Probate Administration Simplified

The Probate Administration process in Maryland has been further streamlined with the enactment of a law effective October 1, 2012, which increases the dollar amount of estate assets which may be administered as a small estate.

Previously,  in order to administer an estate as a small estate the probate assets had to be valued at up to $50,000.00 if the surviving spouse was the sole heir, or less that $30,000.00 if the decedent died leaving other heirs or legatees.  

The new law, which is effective for decedents dying after October 1, 2012, provides that a small estate may now be opened if the probate assets are valued at less than $100,000.00, where the surviving spouse is the only heir, or valued up to $50,000.00 if there are other heirs or legatees in the estate.

The reason this new law will have the effect of further streamlining the probate process is because generally small estates can be administered more quickly than larger valued “Regular Estates”.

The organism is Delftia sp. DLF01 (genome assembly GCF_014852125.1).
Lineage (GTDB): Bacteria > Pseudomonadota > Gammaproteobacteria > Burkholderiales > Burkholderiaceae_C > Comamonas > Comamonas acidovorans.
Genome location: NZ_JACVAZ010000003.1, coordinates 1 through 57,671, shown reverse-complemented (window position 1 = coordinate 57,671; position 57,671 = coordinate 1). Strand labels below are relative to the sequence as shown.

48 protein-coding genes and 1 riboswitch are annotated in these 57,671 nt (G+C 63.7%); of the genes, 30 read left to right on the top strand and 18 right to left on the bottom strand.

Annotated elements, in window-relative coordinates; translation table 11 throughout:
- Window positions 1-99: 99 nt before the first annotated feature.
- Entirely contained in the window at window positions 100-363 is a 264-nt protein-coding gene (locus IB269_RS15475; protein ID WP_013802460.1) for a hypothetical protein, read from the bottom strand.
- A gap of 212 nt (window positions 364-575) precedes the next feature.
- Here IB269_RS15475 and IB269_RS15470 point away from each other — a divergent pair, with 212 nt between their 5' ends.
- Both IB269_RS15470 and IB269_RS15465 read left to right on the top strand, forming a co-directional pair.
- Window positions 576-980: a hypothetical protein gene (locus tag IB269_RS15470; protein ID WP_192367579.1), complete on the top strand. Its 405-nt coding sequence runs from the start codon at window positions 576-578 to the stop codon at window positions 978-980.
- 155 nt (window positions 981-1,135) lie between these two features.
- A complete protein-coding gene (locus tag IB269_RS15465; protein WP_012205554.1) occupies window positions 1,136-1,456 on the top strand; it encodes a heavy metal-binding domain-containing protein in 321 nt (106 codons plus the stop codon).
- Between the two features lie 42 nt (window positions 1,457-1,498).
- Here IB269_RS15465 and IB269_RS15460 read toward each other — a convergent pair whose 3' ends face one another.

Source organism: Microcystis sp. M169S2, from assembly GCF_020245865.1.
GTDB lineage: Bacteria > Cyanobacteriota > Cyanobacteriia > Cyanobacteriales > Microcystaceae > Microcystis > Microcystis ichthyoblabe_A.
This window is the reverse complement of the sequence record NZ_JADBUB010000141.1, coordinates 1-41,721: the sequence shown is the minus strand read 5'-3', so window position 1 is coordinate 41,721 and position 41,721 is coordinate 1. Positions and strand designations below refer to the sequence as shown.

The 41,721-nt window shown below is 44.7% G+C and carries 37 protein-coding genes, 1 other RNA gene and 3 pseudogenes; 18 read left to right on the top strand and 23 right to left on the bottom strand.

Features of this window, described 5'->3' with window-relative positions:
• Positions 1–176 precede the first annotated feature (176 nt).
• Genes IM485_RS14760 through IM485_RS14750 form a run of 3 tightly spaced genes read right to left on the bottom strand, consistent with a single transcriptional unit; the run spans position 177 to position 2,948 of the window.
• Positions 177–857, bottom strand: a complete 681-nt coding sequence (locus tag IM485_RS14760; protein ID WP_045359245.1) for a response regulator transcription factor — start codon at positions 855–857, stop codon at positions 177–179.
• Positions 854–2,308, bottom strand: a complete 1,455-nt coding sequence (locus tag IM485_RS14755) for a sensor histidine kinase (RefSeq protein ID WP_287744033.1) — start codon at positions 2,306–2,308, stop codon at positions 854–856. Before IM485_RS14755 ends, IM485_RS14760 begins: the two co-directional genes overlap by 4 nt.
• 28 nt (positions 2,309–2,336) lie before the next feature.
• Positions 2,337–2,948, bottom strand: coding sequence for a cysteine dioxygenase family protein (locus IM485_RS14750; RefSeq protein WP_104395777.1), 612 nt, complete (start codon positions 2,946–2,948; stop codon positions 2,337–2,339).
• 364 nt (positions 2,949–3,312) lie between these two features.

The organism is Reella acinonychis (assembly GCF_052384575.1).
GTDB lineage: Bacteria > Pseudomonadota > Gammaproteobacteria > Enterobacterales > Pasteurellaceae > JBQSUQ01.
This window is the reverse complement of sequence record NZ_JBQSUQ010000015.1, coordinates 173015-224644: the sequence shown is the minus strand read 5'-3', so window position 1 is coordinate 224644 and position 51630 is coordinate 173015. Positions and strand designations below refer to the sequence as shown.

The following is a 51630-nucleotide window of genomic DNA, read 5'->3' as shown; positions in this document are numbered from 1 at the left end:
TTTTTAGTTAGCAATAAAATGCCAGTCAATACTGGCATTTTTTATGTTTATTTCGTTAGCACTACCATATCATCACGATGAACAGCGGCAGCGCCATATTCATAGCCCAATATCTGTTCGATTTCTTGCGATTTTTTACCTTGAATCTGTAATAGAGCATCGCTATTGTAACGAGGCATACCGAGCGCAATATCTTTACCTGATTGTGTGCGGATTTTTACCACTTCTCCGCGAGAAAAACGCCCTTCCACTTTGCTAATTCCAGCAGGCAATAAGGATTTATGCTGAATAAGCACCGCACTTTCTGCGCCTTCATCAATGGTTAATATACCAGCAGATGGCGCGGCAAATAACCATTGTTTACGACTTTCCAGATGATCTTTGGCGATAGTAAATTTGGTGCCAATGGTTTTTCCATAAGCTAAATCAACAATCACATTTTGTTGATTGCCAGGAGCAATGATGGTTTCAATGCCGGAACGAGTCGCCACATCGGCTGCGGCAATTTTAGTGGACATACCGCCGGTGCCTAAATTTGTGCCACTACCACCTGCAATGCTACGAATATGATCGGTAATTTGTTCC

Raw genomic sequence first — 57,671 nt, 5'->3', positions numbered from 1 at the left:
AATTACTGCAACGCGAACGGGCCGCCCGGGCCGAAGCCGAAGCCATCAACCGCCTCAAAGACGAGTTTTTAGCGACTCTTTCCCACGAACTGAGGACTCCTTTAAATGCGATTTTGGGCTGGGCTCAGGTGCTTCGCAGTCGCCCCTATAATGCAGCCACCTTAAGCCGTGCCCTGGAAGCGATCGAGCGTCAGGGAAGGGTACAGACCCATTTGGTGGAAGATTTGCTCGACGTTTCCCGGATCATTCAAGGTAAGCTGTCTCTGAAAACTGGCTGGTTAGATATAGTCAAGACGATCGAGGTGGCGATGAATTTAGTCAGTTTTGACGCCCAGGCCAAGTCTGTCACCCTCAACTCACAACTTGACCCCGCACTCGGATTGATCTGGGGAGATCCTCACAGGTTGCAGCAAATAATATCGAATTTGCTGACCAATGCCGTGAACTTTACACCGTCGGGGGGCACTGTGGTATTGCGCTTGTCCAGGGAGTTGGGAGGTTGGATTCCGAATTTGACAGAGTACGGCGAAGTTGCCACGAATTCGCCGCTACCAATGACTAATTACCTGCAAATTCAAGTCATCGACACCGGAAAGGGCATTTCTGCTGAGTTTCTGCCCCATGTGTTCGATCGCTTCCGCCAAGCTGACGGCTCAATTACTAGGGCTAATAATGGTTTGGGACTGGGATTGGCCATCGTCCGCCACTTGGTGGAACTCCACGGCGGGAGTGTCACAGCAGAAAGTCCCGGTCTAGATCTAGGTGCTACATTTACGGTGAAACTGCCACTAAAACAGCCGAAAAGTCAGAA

Unlike a Regular Estate administration, when administering a small estate the Personal Representative is not required to prepare a detailed Inventory of all estate assets with the date of death value of each asset stated, nor is a formal accounting required to be filed with the Register Of Wills.  Other requirements however, must be complied with, including the submission of a Petition For Probate, containing a list of assets, a List Of Interested Persons, bond application, and if the circumstances warrant it, a Notice To Creditors must also be prepared and published.

Although small estates are less time consuming for a Personal Representative to administer, it is important to note that under Maryland law, unlike the administration of Regular Estates, a Personal Representative is not entitled to a commission for the time that they spend in administering a small estate, nor may they pay an attorney to assist them from assets in the estate. Whereas, in a Regular Estate administration, both the Personal Representative and an attorney retained by the Personal Representative to assist the Personal Representative in the administration process may, after Court approval, be paid an amount equal to a certain percentage of the probate assets,  for the time that they spend in administering the estate.

December 9, 2012